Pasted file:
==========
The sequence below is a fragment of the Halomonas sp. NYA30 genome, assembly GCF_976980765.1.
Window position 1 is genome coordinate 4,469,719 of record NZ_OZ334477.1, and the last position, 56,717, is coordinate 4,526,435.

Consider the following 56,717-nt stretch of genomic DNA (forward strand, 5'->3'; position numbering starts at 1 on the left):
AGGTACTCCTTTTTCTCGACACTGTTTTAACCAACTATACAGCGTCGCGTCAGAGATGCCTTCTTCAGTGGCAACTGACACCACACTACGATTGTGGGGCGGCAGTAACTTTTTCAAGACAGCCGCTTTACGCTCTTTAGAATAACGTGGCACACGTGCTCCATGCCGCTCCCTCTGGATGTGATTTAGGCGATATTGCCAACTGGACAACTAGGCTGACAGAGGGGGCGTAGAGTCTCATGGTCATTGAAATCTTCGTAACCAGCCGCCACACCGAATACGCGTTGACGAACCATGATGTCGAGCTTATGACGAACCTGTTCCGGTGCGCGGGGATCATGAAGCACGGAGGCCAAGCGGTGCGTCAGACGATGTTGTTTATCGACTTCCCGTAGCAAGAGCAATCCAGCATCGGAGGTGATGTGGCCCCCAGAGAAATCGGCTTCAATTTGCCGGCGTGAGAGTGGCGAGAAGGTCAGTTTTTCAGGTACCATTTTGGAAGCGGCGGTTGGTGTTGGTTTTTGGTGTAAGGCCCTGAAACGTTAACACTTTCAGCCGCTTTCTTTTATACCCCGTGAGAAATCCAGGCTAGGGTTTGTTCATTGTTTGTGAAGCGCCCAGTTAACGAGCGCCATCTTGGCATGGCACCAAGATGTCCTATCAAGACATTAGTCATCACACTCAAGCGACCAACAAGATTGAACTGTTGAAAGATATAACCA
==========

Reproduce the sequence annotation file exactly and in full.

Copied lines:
The sequence below is a fragment of the Halomonas sp. NYA30 genome, assembly GCF_976980765.1.
Window position 1 is genome coordinate 4,469,719 of record NZ_OZ334477.1, and the last position, 56,717, is coordinate 4,526,435.

Consider the following 56,717-nt stretch of genomic DNA (forward strand, 5'->3'; position numbering starts at 1 on the left):
AGGTACTCCTTTTTCTCGACACTGTTTTAACCAACTATACAGCGTCGCGTCAGAGATGCCTTCTTCAGTGGCAACTGACACCACACTACGATTGTGGGGCGGCAGTAACTTTTTCAAGACAGCCGCTTTACGCTCTTTAGAATAACGTGGCACACGTGCTCCATGCCGCTCCCTCTGGATGTGATTTAGGCGATATTGCCAACTGGACAACTAGGCTGACAGAGGGGGCGTAGAGTCTCATGGTCATTGAAATCTTCGTAACCAGCCGCCACACCGAATACGCGTTGACGAACCATGATGTCGAGCTTATGACGAACCTGTTCCGGTGCGCGGGGATCATGAAGCACGGAGGCCAAGCGGTGCGTCAGACGATGTTGTTTATCGACTTCCCGTAGCAAGAGCAATCCAGCATCGGAGGTGATGTGGCCCCCAGAGAAATCGGCTTCAATTTGCCGGCGTGAGAGTGGCGAGAAGGTCAGTTTTTCAGGTACCATTTTGGAAGCGGCGGTTGGTGTTGGTTTTTGGTGTAAGGCCCTGAAACGTTAACACTTTCAGCCGCTTTCTTTTATACCCCGTGAGAAATCCAGGCTAGGGTTTGTTCATTGTTTGTGAAGCGCCCAGTTAACGAGCGCCATCTTGGCATGGCACCAAGATGTCCTATCAAGACATTAGTCATCACACTCAAGCGACCAACAAGATTGAACTGTTGAAAGATATAACCA